Prophets today continue to prophesy that the Savior will come again. If we follow the prophet, we will be prepared. What a joyful day that will be!
(Note: Make or copy all the items you want on page 19 before doing this activity.)
Glue this page onto a heavier piece of paper.
Color the picture of things you can do to prepare for the Savior’s Second Coming.
Cut out Sections A and B and the window in Section A.
Form two tubes by gluing Tab 1A behind Tab 1 and Tab 2B behind Tab 2 (see illustration).
Place Section B inside Section A. As you turn Section B, pictures will appear to help remind you of some of the things you can do to be ready for the Second Coming.
Choose one thing each week that you will try to do a little bit better to help you be better prepared.
I can pray daily.
I can keep my baptismal covenants.
I can follow the prophet.
I can study the scriptures.
(Note: CS = Children’s Songbook; GAK = Gospel Art Kit)
1. Help the children discover some of the prophecies concerning Jesus’s birth and His Second Coming by preparing a Christmas “Sing-a-Story” (see Teaching, No Greater Call, pp. 174–175). Use pictures of the Savior’s birth and Second Coming from the GAK. On the back of each picture attach a simple narrative that includes the name of the prophet who prophesied the event and a scripture containing the prophecy. Choose children to hold the pictures and narrate the story. Sing an appropriate song from the CS to go with each picture. For example:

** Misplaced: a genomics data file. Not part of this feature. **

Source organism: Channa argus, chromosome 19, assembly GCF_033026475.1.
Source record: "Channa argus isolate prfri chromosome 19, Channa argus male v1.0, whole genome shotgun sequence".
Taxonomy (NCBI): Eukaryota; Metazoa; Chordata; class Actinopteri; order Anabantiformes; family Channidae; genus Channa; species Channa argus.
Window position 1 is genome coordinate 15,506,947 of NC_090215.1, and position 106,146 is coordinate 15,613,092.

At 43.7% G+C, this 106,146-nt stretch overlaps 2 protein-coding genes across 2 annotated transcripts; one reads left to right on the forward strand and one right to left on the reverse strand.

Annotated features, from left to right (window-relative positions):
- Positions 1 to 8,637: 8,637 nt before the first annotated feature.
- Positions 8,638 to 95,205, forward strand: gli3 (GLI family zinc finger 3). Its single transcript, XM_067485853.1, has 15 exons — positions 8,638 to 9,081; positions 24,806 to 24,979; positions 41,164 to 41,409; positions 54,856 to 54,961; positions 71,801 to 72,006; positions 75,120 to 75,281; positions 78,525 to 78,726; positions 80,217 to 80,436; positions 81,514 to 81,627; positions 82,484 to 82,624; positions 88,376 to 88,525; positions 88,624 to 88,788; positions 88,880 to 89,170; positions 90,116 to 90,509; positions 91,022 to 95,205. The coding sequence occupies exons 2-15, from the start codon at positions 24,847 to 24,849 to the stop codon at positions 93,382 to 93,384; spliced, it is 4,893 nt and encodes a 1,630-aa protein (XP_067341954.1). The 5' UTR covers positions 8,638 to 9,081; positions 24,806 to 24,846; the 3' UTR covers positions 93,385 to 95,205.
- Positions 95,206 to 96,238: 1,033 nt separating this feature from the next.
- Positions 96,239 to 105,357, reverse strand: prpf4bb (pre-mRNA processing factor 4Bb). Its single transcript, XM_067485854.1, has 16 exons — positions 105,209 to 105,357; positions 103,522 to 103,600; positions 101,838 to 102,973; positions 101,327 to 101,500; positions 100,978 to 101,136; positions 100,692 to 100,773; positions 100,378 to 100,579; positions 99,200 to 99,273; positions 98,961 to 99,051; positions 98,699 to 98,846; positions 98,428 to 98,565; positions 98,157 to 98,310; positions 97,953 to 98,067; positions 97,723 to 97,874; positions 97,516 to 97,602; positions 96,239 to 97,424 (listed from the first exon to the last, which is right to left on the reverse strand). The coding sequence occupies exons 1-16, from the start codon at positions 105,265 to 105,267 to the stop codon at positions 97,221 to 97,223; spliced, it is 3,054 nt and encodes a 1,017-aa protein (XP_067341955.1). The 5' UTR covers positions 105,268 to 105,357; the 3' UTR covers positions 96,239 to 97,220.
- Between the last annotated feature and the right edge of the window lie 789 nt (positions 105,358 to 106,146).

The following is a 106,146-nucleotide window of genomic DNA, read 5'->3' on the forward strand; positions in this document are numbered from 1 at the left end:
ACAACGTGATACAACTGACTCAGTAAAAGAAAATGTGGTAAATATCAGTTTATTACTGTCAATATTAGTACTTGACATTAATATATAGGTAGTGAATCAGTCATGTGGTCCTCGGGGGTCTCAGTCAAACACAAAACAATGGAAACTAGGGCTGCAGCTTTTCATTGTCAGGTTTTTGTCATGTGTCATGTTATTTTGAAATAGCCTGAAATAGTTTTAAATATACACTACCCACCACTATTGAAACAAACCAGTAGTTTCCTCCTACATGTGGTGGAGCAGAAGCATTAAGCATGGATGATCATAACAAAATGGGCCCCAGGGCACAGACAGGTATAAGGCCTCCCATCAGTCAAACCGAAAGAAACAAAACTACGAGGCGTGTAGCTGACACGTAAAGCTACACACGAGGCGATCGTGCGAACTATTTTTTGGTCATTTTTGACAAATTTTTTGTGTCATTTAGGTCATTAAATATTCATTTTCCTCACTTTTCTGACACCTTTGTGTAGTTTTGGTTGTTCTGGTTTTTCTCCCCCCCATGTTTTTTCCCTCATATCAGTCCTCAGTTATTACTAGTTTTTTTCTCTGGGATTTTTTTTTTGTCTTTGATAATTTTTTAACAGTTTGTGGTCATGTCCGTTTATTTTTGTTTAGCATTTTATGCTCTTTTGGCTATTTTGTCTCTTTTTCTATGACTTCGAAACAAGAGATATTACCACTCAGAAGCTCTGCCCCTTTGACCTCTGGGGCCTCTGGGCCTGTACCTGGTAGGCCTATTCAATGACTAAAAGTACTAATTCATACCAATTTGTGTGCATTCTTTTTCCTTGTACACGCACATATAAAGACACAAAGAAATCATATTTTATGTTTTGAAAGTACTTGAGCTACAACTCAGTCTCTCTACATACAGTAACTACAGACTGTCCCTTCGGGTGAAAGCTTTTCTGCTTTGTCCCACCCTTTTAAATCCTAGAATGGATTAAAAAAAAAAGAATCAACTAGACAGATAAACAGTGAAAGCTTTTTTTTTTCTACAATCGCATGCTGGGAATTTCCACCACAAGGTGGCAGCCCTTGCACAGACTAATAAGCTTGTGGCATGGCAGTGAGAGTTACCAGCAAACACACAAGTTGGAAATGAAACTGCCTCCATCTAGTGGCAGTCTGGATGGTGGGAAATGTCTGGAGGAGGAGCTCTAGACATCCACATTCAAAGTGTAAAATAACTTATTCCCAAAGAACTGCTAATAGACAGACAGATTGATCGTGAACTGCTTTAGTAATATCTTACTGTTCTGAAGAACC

GAK 201: Nephi—The Savior’s mother will be from Nazareth (1 Ne. 11:13, 20–21 [first sentence]) / “Mary’s Lullaby” (pp. 44–45)
GAK 200: Helaman—His name will be Jesus Christ (2 Ne. 25:19) / “Once within a Lowly Stable” (p. 41)
GAK 203: Samuel—Great lights and a new star will appear (Hel. 14:2–5) / “Stars Were Gleaming” (p. 37)
GAK 238: Matthew—Jesus Christ will come again (Matt. 16:27) / “When He Comes Again” (pp. 82–83)